Pops Conductor Laureate
Doc Severinsen became the Minnesota Orchestra’s pops conductor laureate in 2007 after completing 14 seasons as principal pops conductor. He has enjoyed a career of more than six decades as conductor, trumpet soloist and bandleader, well-known as the flamboyant former music director of The Tonight Show Starring Johnny Carson, a position he held for more than 25 years.
Severinsen made his Minnesota Orchestra debut in 1965 and, in 2003, was featured with the Orchestra in the world premiere of Stephen Paulus’ Concerto for Two Trumpets and Orchestra, written for Severinsen and Manny Laureano, the Orchestra’s principal trumpet. In 2017, Severinsen celebrated his 90th birthday in two remarkable concerts at Orchestra Hall that featured him in the varied roles of soloist, conductor and host.
With more than 30 albums to his credit, Severinsen has recorded everything from big band and jazz-fusion to classical works. He received a 1987 Grammy Award for Best Jazz Instrumental Performance—Big Band for his recording Doc Severinsen and the Tonight Show Band-Volume I.
In 2006, Severinsen moved to Mexico, and within weeks he was jamming with the guitarist Gil Gutierrez. He toured often with Gutierrez in a quintet called the San Miguel Five, performing a mix of Latin and Gypsy jazz and standards to great acclaim. Oblivion, the ensemble's most recent CD, was released in 2014.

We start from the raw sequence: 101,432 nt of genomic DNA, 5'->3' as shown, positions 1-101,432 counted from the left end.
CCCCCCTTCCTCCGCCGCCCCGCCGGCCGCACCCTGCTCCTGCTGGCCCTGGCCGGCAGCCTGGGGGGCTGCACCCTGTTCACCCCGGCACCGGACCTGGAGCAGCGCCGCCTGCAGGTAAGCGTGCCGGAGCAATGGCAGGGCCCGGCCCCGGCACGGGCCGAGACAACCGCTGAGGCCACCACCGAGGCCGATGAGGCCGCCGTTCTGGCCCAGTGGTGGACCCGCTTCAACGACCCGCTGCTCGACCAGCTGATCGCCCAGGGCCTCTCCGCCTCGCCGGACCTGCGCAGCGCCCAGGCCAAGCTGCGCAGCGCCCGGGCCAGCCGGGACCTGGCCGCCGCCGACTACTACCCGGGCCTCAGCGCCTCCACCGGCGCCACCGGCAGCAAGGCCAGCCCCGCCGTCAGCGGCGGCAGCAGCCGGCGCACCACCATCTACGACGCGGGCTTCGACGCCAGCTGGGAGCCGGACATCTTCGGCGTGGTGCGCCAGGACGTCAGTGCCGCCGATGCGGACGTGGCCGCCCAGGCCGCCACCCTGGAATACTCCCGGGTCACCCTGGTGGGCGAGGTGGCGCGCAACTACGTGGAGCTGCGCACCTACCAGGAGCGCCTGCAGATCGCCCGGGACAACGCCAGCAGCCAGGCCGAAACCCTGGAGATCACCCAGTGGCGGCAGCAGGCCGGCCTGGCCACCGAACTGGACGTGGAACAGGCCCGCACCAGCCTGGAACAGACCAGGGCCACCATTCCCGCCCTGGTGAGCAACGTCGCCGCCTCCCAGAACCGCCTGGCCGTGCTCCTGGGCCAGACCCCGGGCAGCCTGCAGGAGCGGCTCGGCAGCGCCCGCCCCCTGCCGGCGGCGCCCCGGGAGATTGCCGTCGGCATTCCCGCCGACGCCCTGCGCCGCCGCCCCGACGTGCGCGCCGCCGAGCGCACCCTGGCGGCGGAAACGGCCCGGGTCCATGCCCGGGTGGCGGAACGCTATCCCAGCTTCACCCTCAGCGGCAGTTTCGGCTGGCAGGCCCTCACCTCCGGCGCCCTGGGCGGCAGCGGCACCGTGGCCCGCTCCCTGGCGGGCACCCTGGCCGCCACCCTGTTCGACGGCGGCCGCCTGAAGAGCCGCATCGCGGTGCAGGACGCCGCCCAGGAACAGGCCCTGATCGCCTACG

Severinsen performs on a S.E. Shires Severinsen Destino III, a trumpet developed under his supervision by the S.E. Shires Company in Massachusetts. He continues to make regular visits to the factory to consult on their designs.
In recent years, Severinsen also served as principal pops conductor of the Milwaukee and Phoenix Symphony Orchestras. He has continued to perform with both orchestras—and others, including the Colorado Symphony, the Pacific Symphony and the Buffalo Philharmonic. He regularly tours across the country with his own Doc Severinsen Big Band, and performed at the Hollywood Bowl with Pink Martini in 2015.
Severinsen made his most recent musical release in 2019 with The Lost Tapes, Vol. I & II, which comprise “lost” live recordings he made in the 1970s and ‘80s with high school bands in Baytown and Plano, Texas. A documentary about Severinsen’s career entitled Never Too Late: The Doc Severinsen Story was released on PBS in 2020, and toured at film festivals across the country.
Today, Severinsen has not lost his flair for fashion or his trademark wit. But his gregarious nature has never interfered with the fact that he has been one of the greatest trumpeters of the last 60 years, respected in the worlds of classical music, jazz, big band and additional styles popular around the world. In the end, Severinsen has transcended his celebrity and rejoiced in his remarkable ability to simply play his trumpet as well as he can.